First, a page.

Whether you're a parent of a youngster or your kid is all grown up, you probably think about planning for your family's future. The largest investment in your life will likely be your home or other real estate. In the estate planning process or to take care of your child's immediate needs, you can transfer a real estate title to your child by using a quitclaim deed. While these types of transfers occur commonly, they can carry tax implications.
Understanding the Title
The person who owns a piece of property is said to "hold the title." However, the title is not really a physical document. It's actually a record or report of the transactions that took place regarding the property, such as deeds, mortgages and liens. The most current deed filed on record determines the owners of the property. As an owner, you can convey your ownership to another person, such as a child. Additionally, you can add a child as a co-owner and retain ownership rights if this option is better suited for your situation.
Using a Quitclaim Deed
If you decide to transfer ownership of your property to your child, you must use a quitclaim deed. Contact an attorney to prepare the deed for you or use an online legal service that prepares documents. To complete the deed, you'll need your full name -- and that of any other owner, such as your spouse -- your child's full name, and the property address.
If your child is paying you for the home, state the amount for the consideration listed on the deed. However, if the transfer is a gift, a consideration value is not necessary. Once the deed is prepared, you will sign it in the presence of a notary public. In most states, your child won't need to sign the quitclaim deed, but there are some areas where this additional signature may be required.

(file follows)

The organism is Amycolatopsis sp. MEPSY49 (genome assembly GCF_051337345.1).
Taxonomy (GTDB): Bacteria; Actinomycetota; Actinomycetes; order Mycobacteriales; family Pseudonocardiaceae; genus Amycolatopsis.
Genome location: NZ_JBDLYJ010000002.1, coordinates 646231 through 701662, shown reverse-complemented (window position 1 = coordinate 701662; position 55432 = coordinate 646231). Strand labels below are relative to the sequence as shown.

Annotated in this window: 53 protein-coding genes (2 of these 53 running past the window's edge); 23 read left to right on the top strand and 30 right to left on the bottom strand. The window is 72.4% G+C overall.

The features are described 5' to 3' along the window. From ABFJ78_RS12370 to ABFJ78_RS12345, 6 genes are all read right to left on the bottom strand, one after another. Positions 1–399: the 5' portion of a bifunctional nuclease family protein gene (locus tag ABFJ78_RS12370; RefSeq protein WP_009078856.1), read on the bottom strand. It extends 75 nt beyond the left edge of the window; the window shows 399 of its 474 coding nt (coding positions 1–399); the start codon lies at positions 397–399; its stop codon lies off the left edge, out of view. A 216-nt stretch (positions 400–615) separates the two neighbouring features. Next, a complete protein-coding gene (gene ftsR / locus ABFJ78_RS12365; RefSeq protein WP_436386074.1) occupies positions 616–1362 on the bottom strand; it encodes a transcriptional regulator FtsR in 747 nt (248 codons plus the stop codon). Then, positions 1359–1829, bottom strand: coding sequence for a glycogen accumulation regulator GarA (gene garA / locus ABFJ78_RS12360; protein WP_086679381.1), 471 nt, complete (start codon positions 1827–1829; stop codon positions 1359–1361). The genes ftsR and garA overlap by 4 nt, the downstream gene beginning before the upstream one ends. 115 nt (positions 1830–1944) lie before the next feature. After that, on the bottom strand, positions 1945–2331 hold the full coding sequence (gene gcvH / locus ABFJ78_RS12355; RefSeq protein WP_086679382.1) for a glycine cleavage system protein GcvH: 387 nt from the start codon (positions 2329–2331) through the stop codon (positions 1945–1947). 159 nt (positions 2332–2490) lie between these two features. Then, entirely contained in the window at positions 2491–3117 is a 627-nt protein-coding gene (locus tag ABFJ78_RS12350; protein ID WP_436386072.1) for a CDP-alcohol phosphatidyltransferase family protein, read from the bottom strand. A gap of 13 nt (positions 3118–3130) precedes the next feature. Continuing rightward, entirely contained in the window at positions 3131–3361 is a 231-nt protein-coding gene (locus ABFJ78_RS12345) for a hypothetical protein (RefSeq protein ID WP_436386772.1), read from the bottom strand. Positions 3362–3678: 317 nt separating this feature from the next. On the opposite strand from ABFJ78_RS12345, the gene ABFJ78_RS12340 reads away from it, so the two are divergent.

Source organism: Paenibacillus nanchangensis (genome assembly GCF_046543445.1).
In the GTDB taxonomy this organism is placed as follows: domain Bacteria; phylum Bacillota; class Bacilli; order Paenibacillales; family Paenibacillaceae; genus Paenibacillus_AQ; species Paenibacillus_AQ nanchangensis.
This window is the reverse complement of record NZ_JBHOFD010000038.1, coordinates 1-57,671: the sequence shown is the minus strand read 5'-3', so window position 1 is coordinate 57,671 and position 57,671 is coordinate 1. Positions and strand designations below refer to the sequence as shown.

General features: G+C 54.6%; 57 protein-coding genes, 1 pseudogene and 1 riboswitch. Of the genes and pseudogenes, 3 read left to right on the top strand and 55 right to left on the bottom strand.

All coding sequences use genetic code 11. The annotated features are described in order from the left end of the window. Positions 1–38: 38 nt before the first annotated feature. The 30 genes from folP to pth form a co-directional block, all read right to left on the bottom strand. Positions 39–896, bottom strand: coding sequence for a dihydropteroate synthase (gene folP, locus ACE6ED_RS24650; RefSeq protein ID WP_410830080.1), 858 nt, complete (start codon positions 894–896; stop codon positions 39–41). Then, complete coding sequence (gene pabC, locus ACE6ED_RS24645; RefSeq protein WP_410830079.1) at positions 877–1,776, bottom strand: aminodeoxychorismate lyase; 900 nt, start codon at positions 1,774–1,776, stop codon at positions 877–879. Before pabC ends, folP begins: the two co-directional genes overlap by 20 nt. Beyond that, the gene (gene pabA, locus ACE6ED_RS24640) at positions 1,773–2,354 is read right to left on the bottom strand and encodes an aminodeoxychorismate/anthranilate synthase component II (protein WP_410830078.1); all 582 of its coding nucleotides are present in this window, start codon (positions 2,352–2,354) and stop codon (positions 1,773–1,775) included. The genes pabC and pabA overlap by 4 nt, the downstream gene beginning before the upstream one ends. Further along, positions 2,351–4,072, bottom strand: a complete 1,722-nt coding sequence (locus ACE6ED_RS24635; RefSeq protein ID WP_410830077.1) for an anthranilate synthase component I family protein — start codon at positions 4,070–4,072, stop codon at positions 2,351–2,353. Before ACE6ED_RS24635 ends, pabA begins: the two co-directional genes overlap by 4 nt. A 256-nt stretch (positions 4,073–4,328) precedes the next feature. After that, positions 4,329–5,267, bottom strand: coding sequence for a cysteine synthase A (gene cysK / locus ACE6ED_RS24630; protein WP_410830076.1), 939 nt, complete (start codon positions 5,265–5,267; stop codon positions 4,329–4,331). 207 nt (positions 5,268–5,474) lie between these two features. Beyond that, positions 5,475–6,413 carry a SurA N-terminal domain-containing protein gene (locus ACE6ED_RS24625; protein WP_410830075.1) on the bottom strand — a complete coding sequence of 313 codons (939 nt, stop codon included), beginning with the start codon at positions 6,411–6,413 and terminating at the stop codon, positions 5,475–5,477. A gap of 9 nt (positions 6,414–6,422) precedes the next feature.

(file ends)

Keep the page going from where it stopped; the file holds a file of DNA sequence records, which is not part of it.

Recording and Forms
The deed must be filed on public record after it's signed. The county clerk/recorder maintains the real property records for the county. A small fee is charged to record documents; this varies by location. Additionally, your state or county might require a transfer form to be completed and turned in with the deed for recording. After it's recorded, the original deed is returned to your child, because she is now the new owner.
Reviewing Transfer and Gift Taxes
Many states impose some type of real estate transfer tax, which is assessed at the time the deed is brought in for recording. However, many places offer a tax exemption for transfers from a parent to a child. Another tax implication will be on your federal income taxes. If you transfer real estate as a gift, you will be subject to the gift tax. The taxable amount is based on the fair market value of the property as determined by a licensed appraiser. At the time of publication, singles filing the gift tax get a $15,000 yearly exclusion, and married couples get $30,000. To file this tax properly, use Form 709. Copies of the appraisal and deed are needed as supporting documents.
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